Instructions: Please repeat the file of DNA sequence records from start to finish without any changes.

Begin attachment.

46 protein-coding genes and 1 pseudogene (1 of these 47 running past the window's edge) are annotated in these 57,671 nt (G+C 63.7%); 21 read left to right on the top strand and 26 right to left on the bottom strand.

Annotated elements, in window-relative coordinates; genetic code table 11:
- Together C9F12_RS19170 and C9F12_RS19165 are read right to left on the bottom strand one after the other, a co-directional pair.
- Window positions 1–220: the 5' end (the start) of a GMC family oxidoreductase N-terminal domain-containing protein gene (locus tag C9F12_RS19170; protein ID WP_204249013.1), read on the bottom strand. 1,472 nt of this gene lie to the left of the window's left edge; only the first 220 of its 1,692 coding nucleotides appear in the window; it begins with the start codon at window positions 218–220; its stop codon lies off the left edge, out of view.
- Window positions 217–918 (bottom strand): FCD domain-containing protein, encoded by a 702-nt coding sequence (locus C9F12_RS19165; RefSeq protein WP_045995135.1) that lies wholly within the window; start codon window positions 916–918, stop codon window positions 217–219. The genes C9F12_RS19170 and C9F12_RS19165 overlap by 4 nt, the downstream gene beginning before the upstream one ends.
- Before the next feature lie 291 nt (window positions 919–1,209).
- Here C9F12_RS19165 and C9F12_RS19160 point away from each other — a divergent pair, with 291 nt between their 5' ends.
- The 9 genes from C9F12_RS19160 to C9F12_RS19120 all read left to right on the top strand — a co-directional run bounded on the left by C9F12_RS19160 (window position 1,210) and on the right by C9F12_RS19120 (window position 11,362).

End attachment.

46 protein-coding genes and 1 pseudogene (1 of these 47 running past the window's edge) are annotated in these 57,671 nt (G+C 63.7%); 21 read left to right on the top strand and 26 right to left on the bottom strand.

Annotated elements, in window-relative coordinates; genetic code table 11:
- Together C9F12_RS19170 and C9F12_RS19165 are read right to left on the bottom strand one after the other, a co-directional pair.
- Window positions 1–220: the 5' end (the start) of a GMC family oxidoreductase N-terminal domain-containing protein gene (locus tag C9F12_RS19170; protein ID WP_204249013.1), read on the bottom strand. 1,472 nt of this gene lie to the left of the window's left edge; only the first 220 of its 1,692 coding nucleotides appear in the window; it begins with the start codon at window positions 218–220; its stop codon lies off the left edge, out of view.
- Window positions 217–918 (bottom strand): FCD domain-containing protein, encoded by a 702-nt coding sequence (locus C9F12_RS19165; RefSeq protein WP_045995135.1) that lies wholly within the window; start codon window positions 916–918, stop codon window positions 217–219. The genes C9F12_RS19170 and C9F12_RS19165 overlap by 4 nt, the downstream gene beginning before the upstream one ends.
- Before the next feature lie 291 nt (window positions 919–1,209).
- Here C9F12_RS19165 and C9F12_RS19160 point away from each other — a divergent pair, with 291 nt between their 5' ends.
- The 9 genes from C9F12_RS19160 to C9F12_RS19120 all read left to right on the top strand — a co-directional run bounded on the left by C9F12_RS19160 (window position 1,210) and on the right by C9F12_RS19120 (window position 11,362).